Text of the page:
Link to article here.
Republicans in Indiana know they’re in trouble since they IGNORED two-thirds of the electorate who opposed the sale of the Indiana toll road to foreign companies (Cintra-Macquarie, the same two companies vying to control our toll system in San Antonio, read more here). Now they’re trying to distance themselves from it…since Governor Daniels isn’t up for re-election, he’s trying to deflect the blame, but the truth is, the GOP ran ads intimidating members of their own Party to fall in line and vote for the toll road lease to foreign companies. It passed by two votes. Voting records don’t lie, but apparently Daniels thinks he can, especially when he says this lease doesn’t translate into a tax increase.
What, does he think, we’re stupid? Who’s going to pay back this foreign entity the $3.85 billion investment? The taxpayers! A toll is a tax, and when they privatize public infrastructure, it automatically increases toll rates due to a private company’s necessity of profits. Collin County officials here in Texas say “It (privatization) automatically translates into the highest possible tolls for our citizens” (read it here).
Also, Landline Magazine noted that Cintra-Macquarie is raising the truck toll rates on the Indiana Toll Road from $14 to $32 by 2010 (see for yourself here). That’s not a tax increase, Mr. Daniels? Nice try at “spin,” but the taxpayers see it for it is…a slush fund for government on the backs of commuters!
Then, the contract for this toll road lease has an absolution clause in it. This means the TAXPAYERS will bail out these private, foreign companies if the foreign management fails. Read the closing paragraphs below to see for yourself. Are we to believe these same companies won’t include some sort of absolution clause in their contracts with Texas?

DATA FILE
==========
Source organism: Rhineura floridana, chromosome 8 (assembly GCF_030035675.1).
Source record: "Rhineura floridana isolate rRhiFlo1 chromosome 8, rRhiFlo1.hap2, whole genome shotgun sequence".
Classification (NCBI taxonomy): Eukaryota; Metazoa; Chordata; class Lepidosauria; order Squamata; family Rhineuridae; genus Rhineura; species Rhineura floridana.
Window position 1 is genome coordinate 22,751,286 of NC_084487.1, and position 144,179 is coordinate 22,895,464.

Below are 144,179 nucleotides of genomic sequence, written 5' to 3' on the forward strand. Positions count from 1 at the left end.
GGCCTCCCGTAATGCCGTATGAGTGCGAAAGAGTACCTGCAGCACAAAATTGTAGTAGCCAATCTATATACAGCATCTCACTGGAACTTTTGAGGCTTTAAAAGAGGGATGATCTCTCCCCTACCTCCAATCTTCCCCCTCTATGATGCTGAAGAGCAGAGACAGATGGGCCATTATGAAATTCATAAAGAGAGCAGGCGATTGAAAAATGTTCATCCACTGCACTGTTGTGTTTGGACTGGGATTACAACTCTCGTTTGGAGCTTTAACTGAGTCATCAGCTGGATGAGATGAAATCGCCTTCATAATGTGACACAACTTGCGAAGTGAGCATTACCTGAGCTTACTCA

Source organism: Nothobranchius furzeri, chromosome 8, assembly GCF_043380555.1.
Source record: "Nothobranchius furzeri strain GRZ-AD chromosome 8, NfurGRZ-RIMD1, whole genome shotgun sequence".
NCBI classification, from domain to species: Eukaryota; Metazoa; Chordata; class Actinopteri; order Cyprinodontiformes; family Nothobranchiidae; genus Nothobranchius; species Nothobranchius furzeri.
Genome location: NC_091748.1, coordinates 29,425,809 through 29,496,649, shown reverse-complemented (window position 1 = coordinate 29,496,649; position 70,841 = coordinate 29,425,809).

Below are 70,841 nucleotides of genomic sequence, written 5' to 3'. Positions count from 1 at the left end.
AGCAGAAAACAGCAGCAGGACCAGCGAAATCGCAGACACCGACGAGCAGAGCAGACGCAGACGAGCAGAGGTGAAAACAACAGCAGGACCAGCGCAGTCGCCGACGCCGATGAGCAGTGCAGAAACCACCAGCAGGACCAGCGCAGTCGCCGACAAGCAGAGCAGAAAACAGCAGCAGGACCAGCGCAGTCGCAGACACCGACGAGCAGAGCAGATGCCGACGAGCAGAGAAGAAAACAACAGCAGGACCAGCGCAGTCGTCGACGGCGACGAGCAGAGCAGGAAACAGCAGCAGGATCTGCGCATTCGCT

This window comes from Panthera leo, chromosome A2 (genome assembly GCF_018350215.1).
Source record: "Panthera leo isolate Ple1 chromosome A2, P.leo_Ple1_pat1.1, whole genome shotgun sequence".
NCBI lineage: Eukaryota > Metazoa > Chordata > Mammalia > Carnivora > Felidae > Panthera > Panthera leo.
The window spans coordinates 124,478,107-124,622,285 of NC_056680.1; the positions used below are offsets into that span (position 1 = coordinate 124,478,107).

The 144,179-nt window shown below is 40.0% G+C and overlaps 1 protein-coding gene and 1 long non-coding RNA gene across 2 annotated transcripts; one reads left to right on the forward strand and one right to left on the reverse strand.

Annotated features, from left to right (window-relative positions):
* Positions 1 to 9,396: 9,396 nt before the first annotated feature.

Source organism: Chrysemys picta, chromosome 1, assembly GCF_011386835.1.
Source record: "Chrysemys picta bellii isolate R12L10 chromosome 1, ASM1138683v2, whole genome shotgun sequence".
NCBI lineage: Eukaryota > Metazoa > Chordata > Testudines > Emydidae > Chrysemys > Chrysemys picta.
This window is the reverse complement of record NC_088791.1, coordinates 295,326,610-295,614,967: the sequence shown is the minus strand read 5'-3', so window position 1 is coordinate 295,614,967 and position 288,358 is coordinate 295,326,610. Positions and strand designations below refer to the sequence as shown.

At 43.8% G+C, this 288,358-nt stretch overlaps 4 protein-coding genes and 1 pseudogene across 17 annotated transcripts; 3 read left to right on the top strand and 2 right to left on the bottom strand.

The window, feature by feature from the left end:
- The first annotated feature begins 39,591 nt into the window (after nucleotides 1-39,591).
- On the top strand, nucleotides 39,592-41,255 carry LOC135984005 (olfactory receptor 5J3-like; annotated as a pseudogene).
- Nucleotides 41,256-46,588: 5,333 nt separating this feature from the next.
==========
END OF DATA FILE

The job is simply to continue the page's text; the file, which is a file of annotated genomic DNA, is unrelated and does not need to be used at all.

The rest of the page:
Daniels: State Rep. not involved in Toll Road lease
I think it’s really unfair’ to make road pact issue in 2nd District race, governor says.
By JAMES WENSITS
South Bend Tribune Political Writer
Sep 20, 2006
SOUTH BEND — Indiana Gov. Mitch Daniels, who stopped here Tuesday, exempted U.S. Rep. Chris Chocola, R-2nd, from any responsibility for the leasing of the Indiana Toll Road, saying the congressman played no role in the decision.
Daniels, who was responding to a reporter’s question, acknowledged his awareness that the Toll Road decision has popped up in polls as an issue in the congressional campaign between Chocola and Democratic challenger Joe Donnelly.
“I think it’s really unfair,” Daniels said of the situation, adding that “they can blame it on me” if people think $4 billion of new roads and jobs without a penny of tax dollars or passenger car toll increase is a bad idea.
“Chris Chocola had nothing to do with it.”
The governor, who was in town to address the opening session of the Association of Indiana Counties at the Century Center, also took a playful poke at State Rep. B. Patrick Bauer, D-South Bend, in response to Bauer’s earlier comment about the Toll Road lease revenue being “tainted” money.“For once in his life, Pat Bauer was right about something,” Daniels told the AIC crowd. “T’ain’t a penny of tax increase in there anywhere. T’ain’t a penny of passenger toll increase in there. T’ain’t money we’d ever have gotten any other way.”
At a news conference following his address, Daniels said he was just responding to Bauer’s comments, “I hope in good humor.”
Bauer, who once accused Daniels of “impersonating a Hoosier” during the last election, said Daniels “was trying to resume his role in the election when he played being a southern Indiana boy.”
The South Bend Democrat, who has been a staunch foe of the Toll Road lease, said the administration knows “there’s a real problem” in the lease agreement and noted that the legislation included an absolution clause.
“Absolution is what you get when you confess your sins,” Bauer said. “Therefore, they did something wrong, and the only penance will be paid by the people of Indiana when they pay constantly increasing tolls and see that money go overseas.” Bauer also disputed Daniels’ claim that the Toll Road was a financial loser.
“It never lost money,” said the legislator, citing the road’s $18.4 million in net income in fiscal year 2004 and $11.7 million in fiscal year 2005. “It wasn’t meant to be a cash cow.”